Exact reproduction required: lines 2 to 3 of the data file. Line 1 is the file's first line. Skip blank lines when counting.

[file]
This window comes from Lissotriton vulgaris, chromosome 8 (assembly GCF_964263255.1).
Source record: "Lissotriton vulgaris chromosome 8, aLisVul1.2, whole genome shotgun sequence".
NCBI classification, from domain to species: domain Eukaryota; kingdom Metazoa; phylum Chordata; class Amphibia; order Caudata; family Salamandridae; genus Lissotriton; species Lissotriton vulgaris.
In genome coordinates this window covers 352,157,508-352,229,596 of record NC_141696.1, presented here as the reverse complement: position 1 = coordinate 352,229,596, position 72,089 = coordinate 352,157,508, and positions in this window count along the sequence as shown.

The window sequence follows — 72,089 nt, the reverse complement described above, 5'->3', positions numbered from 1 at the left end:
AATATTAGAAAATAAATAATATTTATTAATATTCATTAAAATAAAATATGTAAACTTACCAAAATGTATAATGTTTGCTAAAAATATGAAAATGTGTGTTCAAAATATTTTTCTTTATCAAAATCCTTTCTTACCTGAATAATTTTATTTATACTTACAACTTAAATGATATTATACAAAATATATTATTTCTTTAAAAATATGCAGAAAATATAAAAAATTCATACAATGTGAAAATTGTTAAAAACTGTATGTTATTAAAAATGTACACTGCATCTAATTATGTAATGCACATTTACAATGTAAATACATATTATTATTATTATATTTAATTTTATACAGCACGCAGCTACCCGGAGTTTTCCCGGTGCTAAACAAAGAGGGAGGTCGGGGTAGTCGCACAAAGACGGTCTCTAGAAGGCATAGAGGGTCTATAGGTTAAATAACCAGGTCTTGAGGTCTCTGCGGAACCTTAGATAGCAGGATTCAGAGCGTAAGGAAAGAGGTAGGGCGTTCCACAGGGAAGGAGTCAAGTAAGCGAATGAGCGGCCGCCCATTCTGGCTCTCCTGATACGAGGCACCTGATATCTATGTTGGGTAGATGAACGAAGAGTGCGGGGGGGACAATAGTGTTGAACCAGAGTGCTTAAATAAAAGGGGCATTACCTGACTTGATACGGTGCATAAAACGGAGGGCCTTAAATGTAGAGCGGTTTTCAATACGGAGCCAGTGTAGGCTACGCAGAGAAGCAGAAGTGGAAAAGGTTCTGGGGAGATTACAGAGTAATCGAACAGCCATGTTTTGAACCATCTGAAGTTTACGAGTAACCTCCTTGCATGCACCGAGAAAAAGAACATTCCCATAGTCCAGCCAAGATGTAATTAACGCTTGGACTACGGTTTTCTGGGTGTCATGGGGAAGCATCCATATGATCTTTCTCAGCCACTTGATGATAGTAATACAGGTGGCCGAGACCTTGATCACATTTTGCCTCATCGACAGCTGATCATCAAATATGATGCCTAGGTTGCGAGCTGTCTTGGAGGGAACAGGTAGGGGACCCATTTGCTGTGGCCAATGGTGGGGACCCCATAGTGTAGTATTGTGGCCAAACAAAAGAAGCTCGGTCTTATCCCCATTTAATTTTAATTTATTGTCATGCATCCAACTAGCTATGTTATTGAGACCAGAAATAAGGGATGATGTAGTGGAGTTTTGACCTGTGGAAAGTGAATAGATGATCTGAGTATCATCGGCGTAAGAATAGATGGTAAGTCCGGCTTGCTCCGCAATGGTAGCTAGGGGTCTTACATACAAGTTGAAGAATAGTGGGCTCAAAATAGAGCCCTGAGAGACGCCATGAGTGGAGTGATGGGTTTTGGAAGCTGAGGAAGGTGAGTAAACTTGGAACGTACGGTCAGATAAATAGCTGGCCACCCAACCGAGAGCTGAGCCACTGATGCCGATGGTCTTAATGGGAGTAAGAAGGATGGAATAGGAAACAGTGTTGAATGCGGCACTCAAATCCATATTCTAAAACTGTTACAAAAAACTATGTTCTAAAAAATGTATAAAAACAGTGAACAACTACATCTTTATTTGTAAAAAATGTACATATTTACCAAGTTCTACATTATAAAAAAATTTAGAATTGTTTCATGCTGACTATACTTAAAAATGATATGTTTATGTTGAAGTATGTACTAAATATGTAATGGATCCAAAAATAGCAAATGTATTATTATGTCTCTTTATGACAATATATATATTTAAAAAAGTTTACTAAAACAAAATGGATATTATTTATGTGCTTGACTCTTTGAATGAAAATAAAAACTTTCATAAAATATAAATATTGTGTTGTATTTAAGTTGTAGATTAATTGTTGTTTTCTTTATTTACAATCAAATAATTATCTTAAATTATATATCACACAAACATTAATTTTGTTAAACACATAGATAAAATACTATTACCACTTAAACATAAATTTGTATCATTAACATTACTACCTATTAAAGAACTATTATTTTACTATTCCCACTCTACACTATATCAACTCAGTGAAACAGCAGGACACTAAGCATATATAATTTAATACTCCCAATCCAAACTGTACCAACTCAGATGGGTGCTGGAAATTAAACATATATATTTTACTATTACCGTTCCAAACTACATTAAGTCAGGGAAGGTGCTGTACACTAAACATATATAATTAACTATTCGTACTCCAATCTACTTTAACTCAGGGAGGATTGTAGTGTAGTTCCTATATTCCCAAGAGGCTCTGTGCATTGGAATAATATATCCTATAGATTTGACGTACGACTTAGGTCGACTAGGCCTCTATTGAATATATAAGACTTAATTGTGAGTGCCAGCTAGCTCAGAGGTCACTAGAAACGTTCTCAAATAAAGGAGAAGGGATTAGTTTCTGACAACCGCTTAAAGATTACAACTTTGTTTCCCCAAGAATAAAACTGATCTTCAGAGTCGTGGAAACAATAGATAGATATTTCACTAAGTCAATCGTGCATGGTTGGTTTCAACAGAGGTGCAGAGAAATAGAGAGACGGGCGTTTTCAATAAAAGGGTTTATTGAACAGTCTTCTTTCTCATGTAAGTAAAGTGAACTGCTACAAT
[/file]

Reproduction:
Source record: "Lissotriton vulgaris chromosome 8, aLisVul1.2, whole genome shotgun sequence".
NCBI classification, from domain to species: domain Eukaryota; kingdom Metazoa; phylum Chordata; class Amphibia; order Caudata; family Salamandridae; genus Lissotriton; species Lissotriton vulgaris.